After dancing in Jean-Christophe Maillot’s “Roméo et Juliette” at Pacific Northwest Ballet, ballerina Noelani Pantastico left to join Maillot’s company in Monte Carlo. Now she’s back — returning to dance Juliette again.

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Eight years ago, Pacific Northwest Ballet principal dancer Noelani Pantastico fell in love. We watched it happen onstage, as she immersed herself in Jean-Christophe Maillot’s stark, dramatic “Roméo et Juliette,” danci•ng as if lost in a storm of passion.

She was so taken with Maillot’s choreography, and his way of working with dancers to emphasize naturalness and intent, that she made a bold move — she left PNB in 2008 to join Maillot’s company, Les Ballets de Monte Carlo.

Now, after dancing countless Juliettes — and other Maillot roles in Monte Carlo and on tour around the world — she’s returned to where her career began. Pantastico, a native of Oahu, Hawaii, first joined PNB as a teenager in 1997. Late last year, she rejoined the company, and will close a circle when she reprises her signature role in “Roméo et Juliette” (opening Friday, Feb. 5).

Dance preview

Pacific Northwest Ballet: ‘Roméo et Juliette’

Feb. 5-15, McCaw Hall, 321 Mercer St., Seattle; $30-$187 (206-441-2424 or pnb.org).

“I felt like I was done there; I did what I wanted to do,” Pantastico said of her time with Maillot’s company, in a conversation between rehearsals at PNB last week. Now 35, she’s thinking about the final stage of her career, and said that at Monte Carlo, where company rankings are handled differently, an older dancer might find herself back in the corps de ballet. “Maybe that wouldn’t have happened to me, but I didn’t want to end my career like that,” Pantastico said. “I owed it to myself to live out my last years as a ballerina on a high note.”

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She’s returning as a different dancer, after years immersed in another ballet culture. At Les Ballets, the company mostly danced Maillot’s neoclassical, contemporary choreography — at Monte Carlo, unlike PNB, the artistic director is also the person creating the majority of the work — much of it utilizing a less-turned-out position than Pantastico was accustomed to. “You lose a bit of all those beautiful turnout muscles that you use in pointe shoes,” she said. “We still had regular ballet class every day. But because the work is different, your body kind of changes shape and you get strong in other ways, in comparison to how they work here.”

And it took years to get herself fully immersed in the Maillot method. “It’s a lot of brainwork,” Pantastico said, explaining that Maillot insists on dancing with intention, encouraging dancers to constantly ask themselves: “Why are you doing this step?”

“It’s as if you’re having a dialogue with someone — one step can mean one word,” Pantastico said. “That is really hard because you’re thinking already about something you’re doing stepwise. And then to have a conversation in your head with your partner, they also have to reciprocate, they have to react to what you’re saying, they have to understand what you’re saying. I think I was starting to get it after my fourth or fifth year. Funny enough, when I decided to leave, it really clicked!”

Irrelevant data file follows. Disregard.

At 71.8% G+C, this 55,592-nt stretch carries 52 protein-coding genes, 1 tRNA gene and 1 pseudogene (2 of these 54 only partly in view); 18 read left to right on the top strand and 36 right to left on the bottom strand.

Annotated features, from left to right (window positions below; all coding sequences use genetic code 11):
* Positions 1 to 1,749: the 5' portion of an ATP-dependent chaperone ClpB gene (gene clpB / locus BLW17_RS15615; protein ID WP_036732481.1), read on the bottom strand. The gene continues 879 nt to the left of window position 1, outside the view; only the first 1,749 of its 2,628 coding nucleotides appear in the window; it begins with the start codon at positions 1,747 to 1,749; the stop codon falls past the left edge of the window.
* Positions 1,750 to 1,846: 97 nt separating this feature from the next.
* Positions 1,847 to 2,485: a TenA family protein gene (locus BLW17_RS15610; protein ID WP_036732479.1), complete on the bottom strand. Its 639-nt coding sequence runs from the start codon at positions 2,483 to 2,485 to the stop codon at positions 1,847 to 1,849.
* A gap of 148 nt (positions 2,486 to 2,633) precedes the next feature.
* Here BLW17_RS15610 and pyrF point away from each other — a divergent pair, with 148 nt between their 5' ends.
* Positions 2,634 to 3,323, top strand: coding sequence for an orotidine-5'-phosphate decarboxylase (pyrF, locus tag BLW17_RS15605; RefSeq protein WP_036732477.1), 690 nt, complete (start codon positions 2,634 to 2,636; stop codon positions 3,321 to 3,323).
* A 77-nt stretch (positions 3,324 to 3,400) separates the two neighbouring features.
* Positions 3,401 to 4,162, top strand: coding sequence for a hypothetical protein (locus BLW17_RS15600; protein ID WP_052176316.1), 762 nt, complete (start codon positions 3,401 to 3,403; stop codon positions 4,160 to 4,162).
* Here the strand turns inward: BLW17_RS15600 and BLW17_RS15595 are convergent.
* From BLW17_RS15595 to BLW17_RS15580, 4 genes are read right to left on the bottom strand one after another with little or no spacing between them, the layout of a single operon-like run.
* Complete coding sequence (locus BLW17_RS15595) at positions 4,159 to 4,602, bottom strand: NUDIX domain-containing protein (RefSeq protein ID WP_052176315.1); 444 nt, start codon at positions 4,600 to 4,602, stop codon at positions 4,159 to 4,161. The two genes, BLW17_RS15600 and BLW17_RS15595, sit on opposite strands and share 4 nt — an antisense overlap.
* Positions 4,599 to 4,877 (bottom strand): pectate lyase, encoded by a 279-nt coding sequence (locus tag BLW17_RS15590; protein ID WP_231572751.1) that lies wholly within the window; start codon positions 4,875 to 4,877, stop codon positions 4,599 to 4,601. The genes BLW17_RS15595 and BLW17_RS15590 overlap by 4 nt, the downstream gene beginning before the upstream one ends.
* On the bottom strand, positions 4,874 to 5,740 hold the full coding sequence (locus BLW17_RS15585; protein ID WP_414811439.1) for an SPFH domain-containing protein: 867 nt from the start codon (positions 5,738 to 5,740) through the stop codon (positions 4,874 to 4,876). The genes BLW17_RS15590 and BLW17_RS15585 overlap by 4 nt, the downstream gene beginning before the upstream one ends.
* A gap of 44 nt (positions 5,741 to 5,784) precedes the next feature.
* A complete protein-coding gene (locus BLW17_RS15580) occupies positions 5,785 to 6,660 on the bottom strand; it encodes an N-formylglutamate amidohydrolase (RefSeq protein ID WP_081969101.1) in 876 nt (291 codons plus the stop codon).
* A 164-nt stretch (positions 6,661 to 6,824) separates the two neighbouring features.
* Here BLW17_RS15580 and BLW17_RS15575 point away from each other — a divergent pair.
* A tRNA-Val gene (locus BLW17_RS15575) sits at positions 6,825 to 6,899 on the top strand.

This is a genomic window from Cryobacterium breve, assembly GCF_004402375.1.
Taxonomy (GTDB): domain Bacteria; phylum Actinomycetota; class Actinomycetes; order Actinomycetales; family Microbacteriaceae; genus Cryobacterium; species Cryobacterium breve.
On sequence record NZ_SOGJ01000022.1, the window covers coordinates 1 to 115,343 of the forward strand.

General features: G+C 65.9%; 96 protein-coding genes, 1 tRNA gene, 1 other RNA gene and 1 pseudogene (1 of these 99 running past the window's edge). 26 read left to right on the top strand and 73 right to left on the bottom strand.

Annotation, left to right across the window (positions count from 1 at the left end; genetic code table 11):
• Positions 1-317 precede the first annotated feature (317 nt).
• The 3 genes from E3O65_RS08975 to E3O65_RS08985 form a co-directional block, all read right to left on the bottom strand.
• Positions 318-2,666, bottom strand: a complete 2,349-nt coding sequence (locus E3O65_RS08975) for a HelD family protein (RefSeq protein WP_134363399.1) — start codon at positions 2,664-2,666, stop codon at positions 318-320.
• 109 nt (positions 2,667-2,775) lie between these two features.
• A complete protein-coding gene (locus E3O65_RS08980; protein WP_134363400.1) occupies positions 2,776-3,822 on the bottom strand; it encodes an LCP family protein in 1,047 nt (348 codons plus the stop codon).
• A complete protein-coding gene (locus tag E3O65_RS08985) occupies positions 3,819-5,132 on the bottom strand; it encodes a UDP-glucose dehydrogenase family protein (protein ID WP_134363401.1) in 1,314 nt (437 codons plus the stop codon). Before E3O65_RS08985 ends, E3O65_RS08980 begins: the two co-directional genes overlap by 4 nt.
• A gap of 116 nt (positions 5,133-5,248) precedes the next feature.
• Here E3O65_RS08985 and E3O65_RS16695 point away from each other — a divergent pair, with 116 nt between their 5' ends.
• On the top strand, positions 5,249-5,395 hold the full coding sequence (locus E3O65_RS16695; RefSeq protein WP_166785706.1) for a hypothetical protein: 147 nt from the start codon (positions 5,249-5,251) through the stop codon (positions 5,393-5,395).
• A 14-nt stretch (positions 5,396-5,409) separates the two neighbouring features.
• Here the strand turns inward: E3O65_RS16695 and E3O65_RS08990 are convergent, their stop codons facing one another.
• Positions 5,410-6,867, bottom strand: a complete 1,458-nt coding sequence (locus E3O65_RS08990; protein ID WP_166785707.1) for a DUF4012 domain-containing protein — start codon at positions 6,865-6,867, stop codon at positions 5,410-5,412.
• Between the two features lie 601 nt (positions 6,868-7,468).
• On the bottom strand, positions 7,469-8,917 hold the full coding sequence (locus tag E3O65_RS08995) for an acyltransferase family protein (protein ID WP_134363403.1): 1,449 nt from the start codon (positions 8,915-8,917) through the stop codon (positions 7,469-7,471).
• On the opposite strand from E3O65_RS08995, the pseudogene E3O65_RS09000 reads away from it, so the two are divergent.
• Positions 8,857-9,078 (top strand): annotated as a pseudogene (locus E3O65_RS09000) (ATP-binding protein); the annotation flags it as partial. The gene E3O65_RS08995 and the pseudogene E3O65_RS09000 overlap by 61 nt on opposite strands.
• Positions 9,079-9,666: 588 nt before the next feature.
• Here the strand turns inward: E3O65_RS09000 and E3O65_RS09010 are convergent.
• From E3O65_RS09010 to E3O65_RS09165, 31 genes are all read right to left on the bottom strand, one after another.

Now settled back in Seattle, she looks forward to dancing again with her original Roméo: PNB principal James Moore, who Pantastico performed with when PNB premiered the ballet in 2008. (In recent years, Pantastico frequently danced “Roméo et Juliette” with former PNB star Lucien Postlewaite, who joined Les Ballets de Monte Carlo in 2012.)

Though Pantastico said Juliette is now “so comfortable for me,” it took time to learn it to Maillot’s standards. She performed it throughout her time with Les Ballets but said she “had years when I thought I’d be taken out.” Finally, it connected: “I was ‘performing’ all the time because I thought that’s how it should be, when he just wanted me to be myself — Juliette, but myself as Juliette.”

It’s a thought echoed by PNB artistic director Peter Boal, who describes Pantastico’s dancing as “very sincere and honest. You see Noe — she’s not ‘I’m a dancer on stage and everyone’s looking at me.’ I think she’s in her Juliette — some of her reactions are so wonderfully human. Many people don’t have the confidence, the abandon, to do that.”

This Juliette, Pantastico says, will be different from the first one PNB audiences saw. “I’ve changed a lot since I left and came back,” she said. “I went through a lot of stuff in my life. I know myself a lot better than I did back then.” Her dancing now, she says, is a little bit softer; her storytelling clearer: “Not just the story as a whole, but the interactions with each of the characters that I have.”

After “Roméo et Juliette,” Pantastico looks forward to dancing the works of George Balanchine, a PNB cornerstone, again: “I hope my legs and feet can keep up!” And, whether she’ll dance one more year, or five, or 10 (“I have no idea”), she’s ready to embrace her time with PNB.

“It’s the last chapter,” she said. “So I just want to enjoy.”

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